We explored the downtown area, once on a dusty walk beside the main US 1 highway and once on our bikes. There was some life to the place on our second visit as there was a Saturday craft and food market by the waterside, but otherwise the centre of town seemed very dead and dreary. The one big compensation at this marina was that it was only 10 mins on foot from a good supermarket, so we were able to do some stocking up whilst there. We also cycled to the beach on Sunday and had an enjoyable dip in the gulf stream warmed Atlantic waves which had brought out lots of surfers. The beach here was much more appealing than in Fort Lauderdale as it was backed by vegetation rather than huge developments.
The new water pump duly arrived on Monday and was fitted on Tuesday morning in time for us to leave the marina at high tide. We motored over to an anchorage and prepared for an early start north the next morning. The 170 mile passage to St Augustine was uneventful, if a bit frustrating with more motoring than we would have liked. When the winds were kind we had some lovely sailing and when we motored we were relieved that all seemed well with the new pump. We had some great views of the Cape Canaveral rocket launcher structures as we passed and the cruise ship “Queen Victoria” overtook us on her way to Charleston.
We arrived in St Augustine on Thursday morning and picked up a buoy in the large mooring field there run by the municipal marina. They were extremely helpful with information for us before we came in, especially as the entrance is quite challenging for deep draft boats (a sand bar that keeps shifting). There are 2 other British boats close to us who are also intending to leave from here for the crossing, so we will confer with them some time soon. We had a preliminary explore of the town in the afternoon, taking our dinghy on the longish trip ashore. Luckily the marina offers a scheduled launch service 5 times a day which is a godsend when the water is choppy and you don’t fancy getting wet!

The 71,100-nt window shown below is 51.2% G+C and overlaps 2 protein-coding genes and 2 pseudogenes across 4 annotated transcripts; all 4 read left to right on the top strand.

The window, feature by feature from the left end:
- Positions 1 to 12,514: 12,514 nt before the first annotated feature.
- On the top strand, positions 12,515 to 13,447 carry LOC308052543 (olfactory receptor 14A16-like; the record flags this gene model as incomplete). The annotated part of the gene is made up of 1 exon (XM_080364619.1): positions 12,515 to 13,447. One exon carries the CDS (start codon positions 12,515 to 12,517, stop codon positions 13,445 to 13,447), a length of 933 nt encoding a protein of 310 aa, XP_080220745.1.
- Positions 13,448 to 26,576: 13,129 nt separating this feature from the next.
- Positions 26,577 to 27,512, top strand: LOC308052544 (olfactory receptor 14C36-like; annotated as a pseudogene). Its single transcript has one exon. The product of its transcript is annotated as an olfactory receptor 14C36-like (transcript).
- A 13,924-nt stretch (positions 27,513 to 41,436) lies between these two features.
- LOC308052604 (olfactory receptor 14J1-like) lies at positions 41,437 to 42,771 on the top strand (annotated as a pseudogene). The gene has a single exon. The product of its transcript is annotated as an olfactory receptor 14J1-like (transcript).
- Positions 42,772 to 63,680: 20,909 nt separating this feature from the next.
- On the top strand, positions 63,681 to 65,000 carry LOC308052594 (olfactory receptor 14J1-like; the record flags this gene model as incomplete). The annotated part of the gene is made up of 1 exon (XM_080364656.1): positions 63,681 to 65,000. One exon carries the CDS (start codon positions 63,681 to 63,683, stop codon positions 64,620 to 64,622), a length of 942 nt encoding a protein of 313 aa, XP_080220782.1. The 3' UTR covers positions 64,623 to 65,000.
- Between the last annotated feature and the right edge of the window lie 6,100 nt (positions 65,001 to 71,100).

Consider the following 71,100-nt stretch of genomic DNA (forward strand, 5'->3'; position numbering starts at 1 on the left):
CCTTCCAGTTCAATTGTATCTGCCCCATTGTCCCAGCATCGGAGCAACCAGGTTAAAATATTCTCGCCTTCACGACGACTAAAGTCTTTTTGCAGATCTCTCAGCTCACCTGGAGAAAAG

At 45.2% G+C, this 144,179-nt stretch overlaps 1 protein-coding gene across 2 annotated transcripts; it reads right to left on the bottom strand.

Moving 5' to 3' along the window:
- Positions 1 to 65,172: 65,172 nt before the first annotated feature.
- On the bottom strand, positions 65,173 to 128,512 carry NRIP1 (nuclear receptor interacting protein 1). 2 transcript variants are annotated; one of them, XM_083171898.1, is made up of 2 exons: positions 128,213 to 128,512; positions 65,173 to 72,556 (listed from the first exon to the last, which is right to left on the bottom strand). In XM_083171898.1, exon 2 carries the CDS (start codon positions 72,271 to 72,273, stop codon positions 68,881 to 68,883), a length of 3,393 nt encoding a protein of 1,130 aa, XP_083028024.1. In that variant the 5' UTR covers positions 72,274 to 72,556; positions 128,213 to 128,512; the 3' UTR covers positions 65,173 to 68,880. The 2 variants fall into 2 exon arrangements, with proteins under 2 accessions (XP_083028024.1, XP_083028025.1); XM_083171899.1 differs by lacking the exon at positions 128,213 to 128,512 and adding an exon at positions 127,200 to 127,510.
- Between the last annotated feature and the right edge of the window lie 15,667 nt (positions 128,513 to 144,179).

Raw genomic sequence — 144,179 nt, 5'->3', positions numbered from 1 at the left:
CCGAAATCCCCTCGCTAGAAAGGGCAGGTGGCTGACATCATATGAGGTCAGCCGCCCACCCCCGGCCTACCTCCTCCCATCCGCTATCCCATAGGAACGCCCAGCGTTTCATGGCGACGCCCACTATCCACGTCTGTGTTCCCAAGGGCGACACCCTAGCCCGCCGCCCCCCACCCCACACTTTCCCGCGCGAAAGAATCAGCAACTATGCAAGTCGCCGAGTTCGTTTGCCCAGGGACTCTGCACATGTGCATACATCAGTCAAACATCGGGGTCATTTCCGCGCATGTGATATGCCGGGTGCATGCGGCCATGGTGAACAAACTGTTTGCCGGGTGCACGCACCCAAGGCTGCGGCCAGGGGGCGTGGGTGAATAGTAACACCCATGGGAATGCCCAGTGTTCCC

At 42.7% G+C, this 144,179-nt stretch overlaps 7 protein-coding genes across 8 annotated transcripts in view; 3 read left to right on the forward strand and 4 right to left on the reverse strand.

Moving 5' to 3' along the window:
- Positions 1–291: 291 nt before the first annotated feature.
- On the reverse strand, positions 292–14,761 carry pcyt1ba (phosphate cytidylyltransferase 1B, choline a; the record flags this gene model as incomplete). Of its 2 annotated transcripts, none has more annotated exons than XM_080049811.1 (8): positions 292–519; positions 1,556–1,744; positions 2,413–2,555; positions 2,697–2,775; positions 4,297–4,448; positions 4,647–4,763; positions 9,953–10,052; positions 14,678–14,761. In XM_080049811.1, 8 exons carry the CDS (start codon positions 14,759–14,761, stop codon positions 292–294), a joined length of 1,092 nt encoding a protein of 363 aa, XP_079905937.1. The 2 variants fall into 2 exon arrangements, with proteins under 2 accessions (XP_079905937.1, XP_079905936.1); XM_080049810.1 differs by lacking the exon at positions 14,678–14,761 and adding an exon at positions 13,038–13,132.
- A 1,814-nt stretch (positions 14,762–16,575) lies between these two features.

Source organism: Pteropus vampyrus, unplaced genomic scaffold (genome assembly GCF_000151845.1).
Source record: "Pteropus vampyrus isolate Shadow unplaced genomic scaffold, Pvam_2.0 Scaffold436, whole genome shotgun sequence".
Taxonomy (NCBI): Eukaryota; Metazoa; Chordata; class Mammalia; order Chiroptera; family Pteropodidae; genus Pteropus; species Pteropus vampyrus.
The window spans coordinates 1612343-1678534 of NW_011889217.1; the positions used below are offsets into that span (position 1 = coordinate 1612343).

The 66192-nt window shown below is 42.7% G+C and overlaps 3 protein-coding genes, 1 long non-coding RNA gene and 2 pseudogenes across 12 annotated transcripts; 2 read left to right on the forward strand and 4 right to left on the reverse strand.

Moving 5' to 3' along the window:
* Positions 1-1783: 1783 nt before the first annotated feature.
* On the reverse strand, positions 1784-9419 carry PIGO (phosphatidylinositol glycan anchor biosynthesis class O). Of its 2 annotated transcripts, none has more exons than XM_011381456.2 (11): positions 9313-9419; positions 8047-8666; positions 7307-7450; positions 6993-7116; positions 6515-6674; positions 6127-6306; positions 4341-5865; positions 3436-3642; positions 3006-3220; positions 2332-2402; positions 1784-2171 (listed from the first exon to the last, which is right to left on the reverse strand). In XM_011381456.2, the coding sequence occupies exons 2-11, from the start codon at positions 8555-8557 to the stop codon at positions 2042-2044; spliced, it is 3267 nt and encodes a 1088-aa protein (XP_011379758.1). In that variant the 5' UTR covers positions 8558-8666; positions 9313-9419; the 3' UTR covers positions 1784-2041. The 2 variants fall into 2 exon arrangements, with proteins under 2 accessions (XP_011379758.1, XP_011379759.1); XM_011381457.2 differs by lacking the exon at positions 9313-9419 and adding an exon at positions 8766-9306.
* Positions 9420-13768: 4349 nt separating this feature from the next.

St Augustine is mainland America’s oldest continuous settlement and still retains some of its Spanish colonial character. It is celebrating the 450th anniversary of its foundation this year. Despite being very touristy and a bit twee in places, it is still very much more interesting and walker friendly than most towns, apart from the usual big distances involved in finding any sort of food shop. The narrow old streets do have some of the character of a Mediterranean town and there is a magnificent 17th century fort guarding it. Francis Drake burned the place to the ground back in 1586 and there were other major battles with the British later on too – the signs seem to us to show some pleasure in pointing out the legacy of British destruction. When the Spanish established themselves here they saw off the rival French settlers nearby with a slaughter commemorated in the name of the river we are in – Matanzas.
We will be here for at least a week whilst waiting for a new SIM for our sat phone for use at sea, completing the rest of our preparations and trying to spot a weather pattern for a good time to depart. The next 8 days seem full of the dreaded strong “Northers” which prevent this. We decided not to go via Bermuda which now seems an unnecessary detour, so we are now “looking forward” to a 2,700nm voyage to Flores in the Azores. With luck, and no big weather induced detours, we should be able to do this in about 20 days or so.
Spanish fort guarding the approach:
Old city gates:
USA’s oldest wooden school building:
European style architecture: